Dr. Antonio Tito Fojo
In 2015, ASCO defined clinically meaningful increases in OS in different cancer settings. These were generally OS increases of at least 3 or 4 months for most clinical scenarios. Dr. Fojo noted that recent sarcoma trials actually aimed for smaller OS improvements of 2.5 or 3.0 months and only met these lower goals in the eribulin trial. He cautioned against wasting resources by enrolling patients on trials evaluating “marginally effective therapies.”
To try to address these issues, Dr. Fojo and his colleagues undertook efforts to develop what he calls a more “resource-conscious” approach to drug development in rare cancers. The researchers developed a new way to analyze oncology trials based on rates of tumor growth and regression. He explained that the tool that they developed, “if not broadly applicable … should lead us to think about how we should go about this.” Dr. Fojo explained that benchmarking small datasets against established reference data sets allows calculation of tumor growth rates, which he said “can prove invaluable in guiding decision making.”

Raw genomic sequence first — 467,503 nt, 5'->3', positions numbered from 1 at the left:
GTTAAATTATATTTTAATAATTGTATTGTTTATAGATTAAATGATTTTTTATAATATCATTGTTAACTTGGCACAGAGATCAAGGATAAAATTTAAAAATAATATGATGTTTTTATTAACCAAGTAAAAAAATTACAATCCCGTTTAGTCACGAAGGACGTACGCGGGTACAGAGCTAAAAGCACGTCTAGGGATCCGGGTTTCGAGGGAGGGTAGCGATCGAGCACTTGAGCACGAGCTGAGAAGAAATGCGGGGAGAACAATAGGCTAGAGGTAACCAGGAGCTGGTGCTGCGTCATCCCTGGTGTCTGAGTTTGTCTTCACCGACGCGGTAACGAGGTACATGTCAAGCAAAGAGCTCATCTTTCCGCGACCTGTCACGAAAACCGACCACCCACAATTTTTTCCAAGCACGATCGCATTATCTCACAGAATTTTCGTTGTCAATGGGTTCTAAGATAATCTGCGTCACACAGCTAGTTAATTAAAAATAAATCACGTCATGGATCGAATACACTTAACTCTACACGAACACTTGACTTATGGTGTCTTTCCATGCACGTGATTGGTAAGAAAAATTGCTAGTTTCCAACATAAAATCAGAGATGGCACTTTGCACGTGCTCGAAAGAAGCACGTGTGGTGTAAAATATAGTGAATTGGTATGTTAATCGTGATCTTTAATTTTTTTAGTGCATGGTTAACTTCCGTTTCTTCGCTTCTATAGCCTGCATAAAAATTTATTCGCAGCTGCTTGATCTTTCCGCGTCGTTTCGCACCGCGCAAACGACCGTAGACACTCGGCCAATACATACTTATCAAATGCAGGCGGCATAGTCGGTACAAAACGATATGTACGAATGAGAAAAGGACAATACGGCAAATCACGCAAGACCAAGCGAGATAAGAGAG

Subsequently, Dr. Fojo said, it is important to conduct the large trials needed to solidly determine efficacy; he concluded that international collaborative efforts can help make these trials a reality.
Global Health Care Policy and Drug Development